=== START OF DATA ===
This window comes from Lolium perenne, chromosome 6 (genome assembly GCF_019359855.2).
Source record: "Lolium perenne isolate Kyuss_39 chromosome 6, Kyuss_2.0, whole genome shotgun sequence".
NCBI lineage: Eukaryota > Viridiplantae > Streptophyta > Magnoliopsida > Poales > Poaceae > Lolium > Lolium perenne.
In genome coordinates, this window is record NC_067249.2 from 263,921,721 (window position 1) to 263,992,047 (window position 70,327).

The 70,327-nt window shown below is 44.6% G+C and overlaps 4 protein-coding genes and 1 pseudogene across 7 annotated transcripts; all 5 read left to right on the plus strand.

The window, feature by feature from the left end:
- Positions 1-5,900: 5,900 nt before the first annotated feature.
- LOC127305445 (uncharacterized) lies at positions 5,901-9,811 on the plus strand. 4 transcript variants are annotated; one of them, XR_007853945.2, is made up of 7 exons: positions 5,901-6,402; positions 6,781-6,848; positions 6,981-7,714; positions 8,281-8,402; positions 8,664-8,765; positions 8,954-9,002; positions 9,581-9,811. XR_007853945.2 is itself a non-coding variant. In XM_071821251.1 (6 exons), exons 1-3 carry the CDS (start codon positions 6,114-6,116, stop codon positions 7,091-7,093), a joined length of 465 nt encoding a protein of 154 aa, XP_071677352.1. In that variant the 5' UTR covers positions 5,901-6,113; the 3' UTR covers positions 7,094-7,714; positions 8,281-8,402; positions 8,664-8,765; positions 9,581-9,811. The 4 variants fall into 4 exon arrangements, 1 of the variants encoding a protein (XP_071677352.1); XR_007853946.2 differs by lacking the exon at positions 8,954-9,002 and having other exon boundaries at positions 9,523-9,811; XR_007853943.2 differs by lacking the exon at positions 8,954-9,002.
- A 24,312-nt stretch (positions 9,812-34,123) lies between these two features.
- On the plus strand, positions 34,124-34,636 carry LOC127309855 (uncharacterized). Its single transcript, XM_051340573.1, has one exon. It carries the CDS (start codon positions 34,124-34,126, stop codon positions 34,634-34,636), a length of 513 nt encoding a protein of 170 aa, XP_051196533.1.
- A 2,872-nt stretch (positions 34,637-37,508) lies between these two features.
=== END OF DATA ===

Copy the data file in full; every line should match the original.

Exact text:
This window comes from Lolium perenne, chromosome 6 (genome assembly GCF_019359855.2).
Source record: "Lolium perenne isolate Kyuss_39 chromosome 6, Kyuss_2.0, whole genome shotgun sequence".
NCBI lineage: Eukaryota > Viridiplantae > Streptophyta > Magnoliopsida > Poales > Poaceae > Lolium > Lolium perenne.
In genome coordinates, this window is record NC_067249.2 from 263,921,721 (window position 1) to 263,992,047 (window position 70,327).

The 70,327-nt window shown below is 44.6% G+C and overlaps 4 protein-coding genes and 1 pseudogene across 7 annotated transcripts; all 5 read left to right on the plus strand.

The window, feature by feature from the left end:
- Positions 1-5,900: 5,900 nt before the first annotated feature.
- LOC127305445 (uncharacterized) lies at positions 5,901-9,811 on the plus strand. 4 transcript variants are annotated; one of them, XR_007853945.2, is made up of 7 exons: positions 5,901-6,402; positions 6,781-6,848; positions 6,981-7,714; positions 8,281-8,402; positions 8,664-8,765; positions 8,954-9,002; positions 9,581-9,811. XR_007853945.2 is itself a non-coding variant. In XM_071821251.1 (6 exons), exons 1-3 carry the CDS (start codon positions 6,114-6,116, stop codon positions 7,091-7,093), a joined length of 465 nt encoding a protein of 154 aa, XP_071677352.1. In that variant the 5' UTR covers positions 5,901-6,113; the 3' UTR covers positions 7,094-7,714; positions 8,281-8,402; positions 8,664-8,765; positions 9,581-9,811. The 4 variants fall into 4 exon arrangements, 1 of the variants encoding a protein (XP_071677352.1); XR_007853946.2 differs by lacking the exon at positions 8,954-9,002 and having other exon boundaries at positions 9,523-9,811; XR_007853943.2 differs by lacking the exon at positions 8,954-9,002.
- A 24,312-nt stretch (positions 9,812-34,123) lies between these two features.
- On the plus strand, positions 34,124-34,636 carry LOC127309855 (uncharacterized). Its single transcript, XM_051340573.1, has one exon. It carries the CDS (start codon positions 34,124-34,126, stop codon positions 34,634-34,636), a length of 513 nt encoding a protein of 170 aa, XP_051196533.1.
- A 2,872-nt stretch (positions 34,637-37,508) lies between these two features.